Rabbi David Sperling
I certainly understand that it is not okay, and many times forebiden, to enter a dance club, where there are inappropritaly clad woman, and it is a gathering for immorality. My question is: is it okay to sit down in a nice quiet bar, where there aren’t too many people, and there certainly isn’t anty dancing? I find it a very enjoyable to sit down in a bar with a friend and talk over a glass of goldstar(not to get drunk,obviously). Could there be a problem with such a harmless outlet?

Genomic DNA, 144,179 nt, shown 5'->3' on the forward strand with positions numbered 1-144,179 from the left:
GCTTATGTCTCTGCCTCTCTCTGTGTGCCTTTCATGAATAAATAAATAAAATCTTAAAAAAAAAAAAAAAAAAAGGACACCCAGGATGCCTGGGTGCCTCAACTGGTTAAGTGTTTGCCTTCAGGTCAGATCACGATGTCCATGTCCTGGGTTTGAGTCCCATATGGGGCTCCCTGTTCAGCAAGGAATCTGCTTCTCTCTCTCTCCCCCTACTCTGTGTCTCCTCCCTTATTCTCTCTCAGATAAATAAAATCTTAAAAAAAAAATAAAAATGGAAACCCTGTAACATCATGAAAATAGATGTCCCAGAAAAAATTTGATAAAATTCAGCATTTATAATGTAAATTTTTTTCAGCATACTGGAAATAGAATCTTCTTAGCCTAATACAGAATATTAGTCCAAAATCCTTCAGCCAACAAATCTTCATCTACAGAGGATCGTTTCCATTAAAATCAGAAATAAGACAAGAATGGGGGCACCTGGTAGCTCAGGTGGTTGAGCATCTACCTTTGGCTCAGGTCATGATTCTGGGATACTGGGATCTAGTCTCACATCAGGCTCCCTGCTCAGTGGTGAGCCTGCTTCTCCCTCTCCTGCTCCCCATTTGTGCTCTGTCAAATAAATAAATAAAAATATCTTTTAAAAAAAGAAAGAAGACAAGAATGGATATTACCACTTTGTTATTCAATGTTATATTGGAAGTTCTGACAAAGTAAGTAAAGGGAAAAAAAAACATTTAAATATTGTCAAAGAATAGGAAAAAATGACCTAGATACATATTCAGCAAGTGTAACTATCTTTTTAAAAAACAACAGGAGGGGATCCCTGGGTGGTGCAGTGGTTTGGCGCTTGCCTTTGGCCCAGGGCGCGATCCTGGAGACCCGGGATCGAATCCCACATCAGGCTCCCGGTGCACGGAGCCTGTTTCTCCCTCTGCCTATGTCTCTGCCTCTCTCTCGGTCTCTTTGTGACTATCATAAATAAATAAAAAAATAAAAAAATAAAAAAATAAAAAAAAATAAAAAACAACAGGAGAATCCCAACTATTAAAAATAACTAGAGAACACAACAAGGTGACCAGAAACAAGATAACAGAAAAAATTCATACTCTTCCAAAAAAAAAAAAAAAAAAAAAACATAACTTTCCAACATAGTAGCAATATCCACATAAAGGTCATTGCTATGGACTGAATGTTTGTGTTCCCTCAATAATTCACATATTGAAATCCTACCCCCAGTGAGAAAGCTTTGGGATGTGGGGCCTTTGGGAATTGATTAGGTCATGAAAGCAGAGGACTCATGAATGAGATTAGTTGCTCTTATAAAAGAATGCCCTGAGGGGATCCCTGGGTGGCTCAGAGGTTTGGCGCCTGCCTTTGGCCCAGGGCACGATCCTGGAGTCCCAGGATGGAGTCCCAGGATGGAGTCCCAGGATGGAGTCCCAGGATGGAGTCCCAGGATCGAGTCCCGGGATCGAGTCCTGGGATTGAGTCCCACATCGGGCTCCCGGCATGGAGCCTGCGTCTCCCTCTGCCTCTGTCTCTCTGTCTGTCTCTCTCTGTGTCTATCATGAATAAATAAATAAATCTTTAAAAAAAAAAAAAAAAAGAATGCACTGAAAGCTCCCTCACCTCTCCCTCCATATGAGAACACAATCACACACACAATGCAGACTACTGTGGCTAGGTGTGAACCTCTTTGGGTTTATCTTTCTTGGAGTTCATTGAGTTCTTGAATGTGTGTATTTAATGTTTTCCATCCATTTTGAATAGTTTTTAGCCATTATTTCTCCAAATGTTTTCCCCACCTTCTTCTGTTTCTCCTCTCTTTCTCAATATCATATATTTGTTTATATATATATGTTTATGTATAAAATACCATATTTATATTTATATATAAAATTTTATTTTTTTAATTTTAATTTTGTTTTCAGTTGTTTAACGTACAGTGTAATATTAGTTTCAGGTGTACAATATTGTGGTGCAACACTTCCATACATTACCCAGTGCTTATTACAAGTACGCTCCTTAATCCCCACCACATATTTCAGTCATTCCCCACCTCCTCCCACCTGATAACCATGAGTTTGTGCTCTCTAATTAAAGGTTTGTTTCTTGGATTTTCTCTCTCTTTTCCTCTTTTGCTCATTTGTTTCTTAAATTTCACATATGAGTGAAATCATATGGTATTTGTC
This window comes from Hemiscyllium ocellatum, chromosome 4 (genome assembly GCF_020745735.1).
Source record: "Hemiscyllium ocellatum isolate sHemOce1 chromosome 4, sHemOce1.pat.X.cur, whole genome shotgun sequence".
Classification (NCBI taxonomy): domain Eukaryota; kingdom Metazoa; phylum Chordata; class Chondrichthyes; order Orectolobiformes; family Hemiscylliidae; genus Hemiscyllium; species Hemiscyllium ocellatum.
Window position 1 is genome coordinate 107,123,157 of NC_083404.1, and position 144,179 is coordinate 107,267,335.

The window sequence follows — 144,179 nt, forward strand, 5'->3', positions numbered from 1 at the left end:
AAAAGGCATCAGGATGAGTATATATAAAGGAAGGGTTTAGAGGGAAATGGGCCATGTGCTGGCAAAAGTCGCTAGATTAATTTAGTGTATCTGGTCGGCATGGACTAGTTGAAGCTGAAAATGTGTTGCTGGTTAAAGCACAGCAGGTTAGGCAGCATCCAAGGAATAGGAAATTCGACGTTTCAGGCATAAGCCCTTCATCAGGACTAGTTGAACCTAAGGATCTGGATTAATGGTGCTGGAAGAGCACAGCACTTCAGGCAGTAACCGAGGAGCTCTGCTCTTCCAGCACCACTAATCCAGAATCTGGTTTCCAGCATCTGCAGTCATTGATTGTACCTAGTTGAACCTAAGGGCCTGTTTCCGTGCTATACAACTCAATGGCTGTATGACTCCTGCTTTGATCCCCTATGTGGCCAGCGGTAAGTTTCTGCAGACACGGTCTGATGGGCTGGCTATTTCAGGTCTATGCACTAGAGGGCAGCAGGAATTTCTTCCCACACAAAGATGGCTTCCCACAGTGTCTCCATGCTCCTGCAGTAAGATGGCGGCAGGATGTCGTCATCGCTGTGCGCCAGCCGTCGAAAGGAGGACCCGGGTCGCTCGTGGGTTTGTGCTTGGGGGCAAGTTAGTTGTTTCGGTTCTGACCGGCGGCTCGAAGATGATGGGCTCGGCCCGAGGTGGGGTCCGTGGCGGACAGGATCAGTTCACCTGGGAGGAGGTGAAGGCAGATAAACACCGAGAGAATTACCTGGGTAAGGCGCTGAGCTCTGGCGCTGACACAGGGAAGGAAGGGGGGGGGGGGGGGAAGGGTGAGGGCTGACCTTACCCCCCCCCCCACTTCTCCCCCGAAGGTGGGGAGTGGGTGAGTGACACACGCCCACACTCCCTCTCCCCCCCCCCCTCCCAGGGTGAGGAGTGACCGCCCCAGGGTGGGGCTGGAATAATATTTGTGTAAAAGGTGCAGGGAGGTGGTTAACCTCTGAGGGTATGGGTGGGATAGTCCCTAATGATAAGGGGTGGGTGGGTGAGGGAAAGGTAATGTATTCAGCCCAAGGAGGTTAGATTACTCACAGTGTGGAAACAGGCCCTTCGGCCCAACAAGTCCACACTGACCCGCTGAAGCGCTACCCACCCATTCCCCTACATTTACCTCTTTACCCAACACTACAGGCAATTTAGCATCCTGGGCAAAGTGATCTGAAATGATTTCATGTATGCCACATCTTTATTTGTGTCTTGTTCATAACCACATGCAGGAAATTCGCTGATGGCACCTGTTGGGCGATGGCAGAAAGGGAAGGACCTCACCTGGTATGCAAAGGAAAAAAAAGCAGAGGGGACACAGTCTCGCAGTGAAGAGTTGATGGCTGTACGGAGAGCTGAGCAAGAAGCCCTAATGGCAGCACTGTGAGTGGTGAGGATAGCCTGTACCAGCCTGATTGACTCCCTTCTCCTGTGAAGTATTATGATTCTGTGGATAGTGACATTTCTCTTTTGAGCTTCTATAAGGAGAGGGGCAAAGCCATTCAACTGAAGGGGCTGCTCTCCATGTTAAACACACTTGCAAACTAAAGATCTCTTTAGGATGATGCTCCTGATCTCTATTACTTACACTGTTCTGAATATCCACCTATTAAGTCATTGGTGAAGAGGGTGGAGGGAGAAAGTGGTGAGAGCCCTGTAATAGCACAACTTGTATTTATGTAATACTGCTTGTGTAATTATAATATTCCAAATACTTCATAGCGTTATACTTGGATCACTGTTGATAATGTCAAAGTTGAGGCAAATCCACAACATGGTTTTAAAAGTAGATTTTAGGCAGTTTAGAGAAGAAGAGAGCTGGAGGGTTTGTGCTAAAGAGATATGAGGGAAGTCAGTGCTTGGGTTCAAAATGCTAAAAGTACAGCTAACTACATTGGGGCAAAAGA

Shalom, I will share with you that I personally have not frequented bars, and know little of their ambiance. This being so, please realize that my answer will reflect my ignorance, and should be followed up with a Rabbi who knows both you and the exact type of bar you are referring to. But I am willing to answer you with some broad comments and concerns about this issue. Firstly there may be a problem with entering an establishment that is not kosher. Rav Moshe Feinstein zt"l wrote that one is not allowed to enter an unkosher restaurant, even if he is careful only to eat kosher food there, unless there are extenuating factors. The problem is one of marit ayin, that those outside will see you entering the restaurant and assume you are eating non-kosher food. On the other hand, one could argue that in the case of a bar whose major item is beer that is kosher, this concern does not exist. Why should people think you are going in to order unkosher wine or food if the majority of clients order kosher beer? The ruling on this question will change depending on what is the norm in each bar. Secondly, there may be a problem of "moshav laytzim" - sitting with a group of scoffers. If the atmosphere in the bar is one of "emptiness" (even if it is not sinful) this could well come under this category of sin. For example, in a sports bar, if there was loud and focused attention on a sporting event, with people gathered together for the purpose of jointly cheering on a sports team. Or if people gathered in the bar just to play cards or darts, and this was the focus of attention. Of course, again, each bar probably has a different atmosphere, with some being more akin to a normal restaurant, which would be permitted. Thirdly, there may be a problem of chillul Hashem - desecrating Hashem's name. If the community you live in (Jews and non-Jews alike) would view this as an inappropriate place for a "good Jewish boy" to be in, then you may be bringing disrepute to Hashem by being there. On the other hand, if it is really a "nice quiet bar" with a clean character then this may not be a problem. Even then, if you are the Chief Rabbi of your city you will probably get into trouble sitting in even the best of bars. (In other words, this law also varies according to the status of the person in question). So, my advice is, as I said, to ask your local Rabbi, who knows you and the bar. Blessings, D. Sperling.Read more